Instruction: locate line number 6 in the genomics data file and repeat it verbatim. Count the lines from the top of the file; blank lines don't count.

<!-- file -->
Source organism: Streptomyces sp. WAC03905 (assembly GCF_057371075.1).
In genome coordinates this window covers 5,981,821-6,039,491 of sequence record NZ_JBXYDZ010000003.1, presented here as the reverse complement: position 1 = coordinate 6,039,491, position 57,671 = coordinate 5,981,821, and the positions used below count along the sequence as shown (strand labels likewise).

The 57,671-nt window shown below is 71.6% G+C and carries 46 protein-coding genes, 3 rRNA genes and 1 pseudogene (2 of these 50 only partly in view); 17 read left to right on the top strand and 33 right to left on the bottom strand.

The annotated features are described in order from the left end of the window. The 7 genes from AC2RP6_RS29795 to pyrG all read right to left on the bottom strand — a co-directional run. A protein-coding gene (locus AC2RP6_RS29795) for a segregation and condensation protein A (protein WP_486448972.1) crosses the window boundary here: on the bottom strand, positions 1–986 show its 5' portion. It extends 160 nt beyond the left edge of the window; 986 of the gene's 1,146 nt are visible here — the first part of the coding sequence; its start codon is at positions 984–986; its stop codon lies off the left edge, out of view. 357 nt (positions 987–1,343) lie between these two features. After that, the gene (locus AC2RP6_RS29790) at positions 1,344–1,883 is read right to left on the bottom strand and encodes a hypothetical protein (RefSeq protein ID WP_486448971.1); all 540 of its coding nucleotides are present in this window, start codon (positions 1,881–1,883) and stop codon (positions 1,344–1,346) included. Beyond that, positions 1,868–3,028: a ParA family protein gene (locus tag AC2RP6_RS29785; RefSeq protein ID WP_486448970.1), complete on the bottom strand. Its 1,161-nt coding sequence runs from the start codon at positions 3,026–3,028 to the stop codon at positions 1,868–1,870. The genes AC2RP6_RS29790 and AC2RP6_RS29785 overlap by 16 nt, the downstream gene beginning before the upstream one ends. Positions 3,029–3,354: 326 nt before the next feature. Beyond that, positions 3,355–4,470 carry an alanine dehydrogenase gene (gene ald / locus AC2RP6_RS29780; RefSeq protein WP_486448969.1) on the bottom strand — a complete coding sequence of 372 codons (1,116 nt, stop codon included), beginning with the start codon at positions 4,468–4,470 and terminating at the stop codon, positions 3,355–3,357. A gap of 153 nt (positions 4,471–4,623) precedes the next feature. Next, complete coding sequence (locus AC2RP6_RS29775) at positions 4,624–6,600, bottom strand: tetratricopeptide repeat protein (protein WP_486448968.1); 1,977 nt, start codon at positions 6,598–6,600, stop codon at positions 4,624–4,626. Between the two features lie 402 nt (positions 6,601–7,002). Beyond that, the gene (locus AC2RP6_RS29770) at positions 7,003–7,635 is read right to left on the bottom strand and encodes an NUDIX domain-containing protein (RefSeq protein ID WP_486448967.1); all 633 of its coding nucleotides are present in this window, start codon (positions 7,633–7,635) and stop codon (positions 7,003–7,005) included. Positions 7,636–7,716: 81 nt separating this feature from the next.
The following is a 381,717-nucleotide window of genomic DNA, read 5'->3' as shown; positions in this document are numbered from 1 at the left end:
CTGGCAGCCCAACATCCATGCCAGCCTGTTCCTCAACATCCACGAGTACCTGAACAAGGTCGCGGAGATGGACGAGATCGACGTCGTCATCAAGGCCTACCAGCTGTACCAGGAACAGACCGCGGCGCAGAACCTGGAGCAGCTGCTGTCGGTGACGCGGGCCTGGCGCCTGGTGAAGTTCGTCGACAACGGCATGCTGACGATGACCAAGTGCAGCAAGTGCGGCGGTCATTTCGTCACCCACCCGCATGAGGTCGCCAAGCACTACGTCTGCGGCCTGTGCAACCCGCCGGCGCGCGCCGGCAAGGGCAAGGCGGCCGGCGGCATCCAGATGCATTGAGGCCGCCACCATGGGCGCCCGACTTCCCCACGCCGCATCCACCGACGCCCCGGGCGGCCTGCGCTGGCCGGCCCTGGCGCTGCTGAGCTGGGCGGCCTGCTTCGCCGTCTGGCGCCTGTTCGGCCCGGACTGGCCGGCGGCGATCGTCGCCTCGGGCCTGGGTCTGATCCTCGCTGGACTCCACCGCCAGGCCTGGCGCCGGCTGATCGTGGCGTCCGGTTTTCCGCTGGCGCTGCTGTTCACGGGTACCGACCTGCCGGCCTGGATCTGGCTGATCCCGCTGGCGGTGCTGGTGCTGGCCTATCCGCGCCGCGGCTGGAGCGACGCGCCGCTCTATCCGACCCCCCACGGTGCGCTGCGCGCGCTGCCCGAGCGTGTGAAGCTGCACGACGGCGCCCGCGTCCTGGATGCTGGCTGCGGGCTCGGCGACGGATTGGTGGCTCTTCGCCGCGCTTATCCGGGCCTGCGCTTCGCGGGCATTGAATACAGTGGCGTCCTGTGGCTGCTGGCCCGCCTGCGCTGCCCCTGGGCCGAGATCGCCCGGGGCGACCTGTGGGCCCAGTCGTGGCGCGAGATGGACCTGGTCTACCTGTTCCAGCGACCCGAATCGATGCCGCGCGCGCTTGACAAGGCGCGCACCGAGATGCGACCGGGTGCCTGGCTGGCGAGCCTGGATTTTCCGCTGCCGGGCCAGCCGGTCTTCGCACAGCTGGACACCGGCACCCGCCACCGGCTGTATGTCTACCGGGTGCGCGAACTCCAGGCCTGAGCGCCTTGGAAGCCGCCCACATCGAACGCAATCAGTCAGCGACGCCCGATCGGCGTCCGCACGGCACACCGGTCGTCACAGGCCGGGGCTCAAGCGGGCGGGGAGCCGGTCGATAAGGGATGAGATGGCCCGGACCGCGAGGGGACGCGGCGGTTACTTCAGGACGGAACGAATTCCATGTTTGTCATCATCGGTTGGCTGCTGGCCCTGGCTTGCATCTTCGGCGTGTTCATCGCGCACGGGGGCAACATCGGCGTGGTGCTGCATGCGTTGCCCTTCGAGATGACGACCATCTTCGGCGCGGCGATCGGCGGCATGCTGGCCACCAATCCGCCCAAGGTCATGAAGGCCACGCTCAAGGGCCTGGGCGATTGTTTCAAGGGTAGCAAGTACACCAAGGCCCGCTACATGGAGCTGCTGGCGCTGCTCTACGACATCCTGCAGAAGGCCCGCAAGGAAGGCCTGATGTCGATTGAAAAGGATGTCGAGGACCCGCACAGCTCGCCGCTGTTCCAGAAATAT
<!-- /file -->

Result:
CTGGCAGCCCAACATCCATGCCAGCCTGTTCCTCAACATCCACGAGTACCTGAACAAGGTCGCGGAGATGGACGAGATCGACGTCGTCATCAAGGCCTACCAGCTGTACCAGGAACAGACCGCGGCGCAGAACCTGGAGCAGCTGCTGTCGGTGACGCGGGCCTGGCGCCTGGTGAAGTTCGTCGACAACGGCATGCTGACGATGACCAAGTGCAGCAAGTGCGGCGGTCATTTCGTCACCCACCCGCATGAGGTCGCCAAGCACTACGTCTGCGGCCTGTGCAACCCGCCGGCGCGCGCCGGCAAGGGCAAGGCGGCCGGCGGCATCCAGATGCATTGAGGCCGCCACCATGGGCGCCCGACTTCCCCACGCCGCATCCACCGACGCCCCGGGCGGCCTGCGCTGGCCGGCCCTGGCGCTGCTGAGCTGGGCGGCCTGCTTCGCCGTCTGGCGCCTGTTCGGCCCGGACTGGCCGGCGGCGATCGTCGCCTCGGGCCTGGGTCTGATCCTCGCTGGACTCCACCGCCAGGCCTGGCGCCGGCTGATCGTGGCGTCCGGTTTTCCGCTGGCGCTGCTGTTCACGGGTACCGACCTGCCGGCCTGGATCTGGCTGATCCCGCTGGCGGTGCTGGTGCTGGCCTATCCGCGCCGCGGCTGGAGCGACGCGCCGCTCTATCCGACCCCCCACGGTGCGCTGCGCGCGCTGCCCGAGCGTGTGAAGCTGCACGACGGCGCCCGCGTCCTGGATGCTGGCTGCGGGCTCGGCGACGGATTGGTGGCTCTTCGCCGCGCTTATCCGGGCCTGCGCTTCGCGGGCATTGAATACAGTGGCGTCCTGTGGCTGCTGGCCCGCCTGCGCTGCCCCTGGGCCGAGATCGCCCGGGGCGACCTGTGGGCCCAGTCGTGGCGCGAGATGGACCTGGTCTACCTGTTCCAGCGACCCGAATCGATGCCGCGCGCGCTTGACAAGGCGCGCACCGAGATGCGACCGGGTGCCTGGCTGGCGAGCCTGGATTTTCCGCTGCCGGGCCAGCCGGTCTTCGCACAGCTGGACACCGGCACCCGCCACCGGCTGTATGTCTACCGGGTGCGCGAACTCCAGGCCTGAGCGCCTTGGAAGCCGCCCACATCGAACGCAATCAGTCAGCGACGCCCGATCGGCGTCCGCACGGCACACCGGTCGTCACAGGCCGGGGCTCAAGCGGGCGGGGAGCCGGTCGATAAGGGATGAGATGGCCCGGACCGCGAGGGGACGCGGCGGTTACTTCAGGACGGAACGAATTCCATGTTTGTCATCATCGGTTGGCTGCTGGCCCTGGCTTGCATCTTCGGCGTGTTCATCGCGCACGGGGGCAACATCGGCGTGGTGCTGCATGCGTTGCCCTTCGAGATGACGACCATCTTCGGCGCGGCGATCGGCGGCATGCTGGCCACCAATCCGCCCAAGGTCATGAAGGCCACGCTCAAGGGCCTGGGCGATTGTTTCAAGGGTAGCAAGTACACCAAGGCCCGCTACATGGAGCTGCTGGCGCTGCTCTACGACATCCTGCAGAAGGCCCGCAAGGAAGGCCTGATGTCGATTGAAAAGGATGTCGAGGACCCGCACAGCTCGCCGCTGTTCCAGAAATAT